Is Prince Harry really prepared to face up to the Commonwealth's past?

9 July 2020

4:46 PM

9 July 2020

4:46 PM

When people such as Prince Harry say they want us to face up to the past, do they really mean it? It’s a demanding task, needing patience, humility, and effort. Some people spend their whole lives on it. It means understanding people from very different cultures with very different values. It means acquiring some feeling for the hard physical conditions they had to face, their insecurity, their limited resources, the always slow and often imperfect spread of information, and the frequent illnesses and pains they took for granted. It means gaining some insight into their beliefs about the universe, their understanding of their own history, their fears about their present, and their expectations of the future. Facing up to the past should make us less sure of our own superiority. Is Prince Harry – who said, when talking about the Commonwealth, that we need to ‘look at the past’ to move forward – prepared for that?

Once in a remote part of Queensland, my hosts showed me the unpublished diary of the family who in the 1880s had set up the cattle station they owned. It was a pathetic record of illnesses, of stock running away (in pre-barbed-wire days), of loneliness, of harsh surroundings, of near despair after high hopes, and of early death.

Today, many would condemn those people as racist land-stealers, as genocidal displacers of aboriginal people. Is that really what they were? Is that their whole story? Have we the right to pass judgment from our privileged position?

Unless we regard ourselves as the unique pinnacle of human achievement (and I have an uncomfortable feeling that some people do), the answer is no. There are of course things in the past that were utterly evil and known at the time to be so. But most human experience is shades of grey. Facing up to the past, in this and many other cases, is not about passing sanctimonious judgment, but of understanding a shared history which is sometimes a shared tragedy, and trying to use that understanding for reconciliation and progress.

So I am somewhat cautious when people urge us to face up to our past. What they seem really to want is that we should accept the selective one-dimensional view of history that they are dictating, and which advances their interests and flatters their virtuousness. And they are often dictating from a position of ignorance, or of political expediency, or both.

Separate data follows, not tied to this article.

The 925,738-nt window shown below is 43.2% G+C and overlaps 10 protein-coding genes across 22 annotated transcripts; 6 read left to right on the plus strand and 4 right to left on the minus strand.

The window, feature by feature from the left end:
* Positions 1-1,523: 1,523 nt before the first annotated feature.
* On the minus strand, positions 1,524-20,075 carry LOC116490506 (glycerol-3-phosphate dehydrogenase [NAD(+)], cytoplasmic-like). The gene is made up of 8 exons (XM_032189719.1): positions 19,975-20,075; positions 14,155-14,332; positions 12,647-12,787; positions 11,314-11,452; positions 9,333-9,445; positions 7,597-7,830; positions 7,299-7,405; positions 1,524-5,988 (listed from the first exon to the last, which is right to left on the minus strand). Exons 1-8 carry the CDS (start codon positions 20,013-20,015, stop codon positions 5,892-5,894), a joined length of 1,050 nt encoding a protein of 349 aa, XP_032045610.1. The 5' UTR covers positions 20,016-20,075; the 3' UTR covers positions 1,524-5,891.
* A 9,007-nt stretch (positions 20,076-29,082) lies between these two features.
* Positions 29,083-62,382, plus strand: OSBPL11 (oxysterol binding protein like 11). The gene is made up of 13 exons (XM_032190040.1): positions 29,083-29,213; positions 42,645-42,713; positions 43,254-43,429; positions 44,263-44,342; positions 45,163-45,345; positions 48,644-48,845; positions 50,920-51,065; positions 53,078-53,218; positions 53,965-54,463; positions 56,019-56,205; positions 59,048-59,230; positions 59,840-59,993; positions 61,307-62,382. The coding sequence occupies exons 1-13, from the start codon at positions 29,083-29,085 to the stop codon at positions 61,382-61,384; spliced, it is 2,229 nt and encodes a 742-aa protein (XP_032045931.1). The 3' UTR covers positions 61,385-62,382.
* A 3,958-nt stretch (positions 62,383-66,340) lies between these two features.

When Prince Harry, who is visibly sincere and well meaning, recently spoke of the need to ‘acknowledge the past’ it was wholly unclear what he meant. When he urged us to ‘right those wrongs’, he did not say which. Vagueness is prudent, but also rather dangerous, for it can sound like a call to propagate indiscriminate collective guilt and unexamined collective victimhood.

His context was the Commonwealth, but presumably he did not see that benign and innocuous institution as itself guilty – but who knows? Presumably the couple were alluding to the Commonwealth’s pre-history, the British Empire, and ultimately to slavery. Is it really necessary to repeat again that the British Empire was the institution that more than any other, and at crucial times single-handedly, reduced slavery from being a globally practiced and legally recognised institution as old as humanity, to a despised criminal activity lingering only in dark corners of human society? But let’s leave that one, important though it is.

We should indeed face up to the history of the Empire, but what is that history? The Empire was, as one historian puts it, ‘a global mosaic of almost ungraspable complexity and staggering contrasts.’ Anyone who is interested can ‘educate themselves’, as activists like to say, if they can be bothered: the Oxford History of the British Empire includes 19 volumes and has a bibliography of over 600 pages.

But knowledge and understanding are not, I think, the aims of those who summon us to inherited penitence. Gramsci taught us about the tyranny of cultural hegemony. Orwell warned of the control of thought through the control of language, and how power is gained by dictating the historical narrative: ‘he who controls the past controls the future; and he who controls the present controls the past’. That is precisely what all this is about.

The Commonwealth embodied a grown-up decision not to be dominated by past crimes and conflicts, but to accept the legacy of history and build on it for the benefit of the future. One of the wrongs to be righted now is the neglect of the Commonwealth, often tinged with contempt, by many British politicians and diplomats who lost interest in it during the 1960s when it refused to be an obedient instrument of British policy. The Commonwealth largely survives today because of the lifetime commitment of the Queen.

Britain now has both a duty and an interest in fostering Commonwealth links to mutual benefit: that is indeed a way to ‘acknowledge the past’, as perhaps Prince Harry was suggesting. Teaching British children something of the true history of the Empire and the Commonwealth is a desirable step. But propagating an unending saga of guilt and victimhood is neither true to the past nor beneficial to the future.

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